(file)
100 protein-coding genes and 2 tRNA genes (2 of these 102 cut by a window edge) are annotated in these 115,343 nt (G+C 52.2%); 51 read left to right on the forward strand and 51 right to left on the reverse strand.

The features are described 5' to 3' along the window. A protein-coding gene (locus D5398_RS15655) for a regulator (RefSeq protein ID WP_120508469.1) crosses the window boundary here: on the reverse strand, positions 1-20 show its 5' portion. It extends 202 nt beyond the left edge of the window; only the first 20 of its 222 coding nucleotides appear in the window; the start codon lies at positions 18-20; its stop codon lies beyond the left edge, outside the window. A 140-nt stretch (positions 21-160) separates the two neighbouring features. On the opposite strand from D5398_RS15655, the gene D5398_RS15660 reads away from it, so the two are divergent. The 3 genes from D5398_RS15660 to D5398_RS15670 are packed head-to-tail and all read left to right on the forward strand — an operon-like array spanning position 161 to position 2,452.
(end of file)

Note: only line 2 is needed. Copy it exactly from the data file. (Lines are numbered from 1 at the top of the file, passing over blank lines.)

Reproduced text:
The features are described 5' to 3' along the window. A protein-coding gene (locus D5398_RS15655) for a regulator (RefSeq protein ID WP_120508469.1) crosses the window boundary here: on the reverse strand, positions 1-20 show its 5' portion. It extends 202 nt beyond the left edge of the window; only the first 20 of its 222 coding nucleotides appear in the window; the start codon lies at positions 18-20; its stop codon lies beyond the left edge, outside the window. A 140-nt stretch (positions 21-160) separates the two neighbouring features. On the opposite strand from D5398_RS15655, the gene D5398_RS15660 reads away from it, so the two are divergent. The 3 genes from D5398_RS15660 to D5398_RS15670 are packed head-to-tail and all read left to right on the forward strand — an operon-like array spanning position 161 to position 2,452.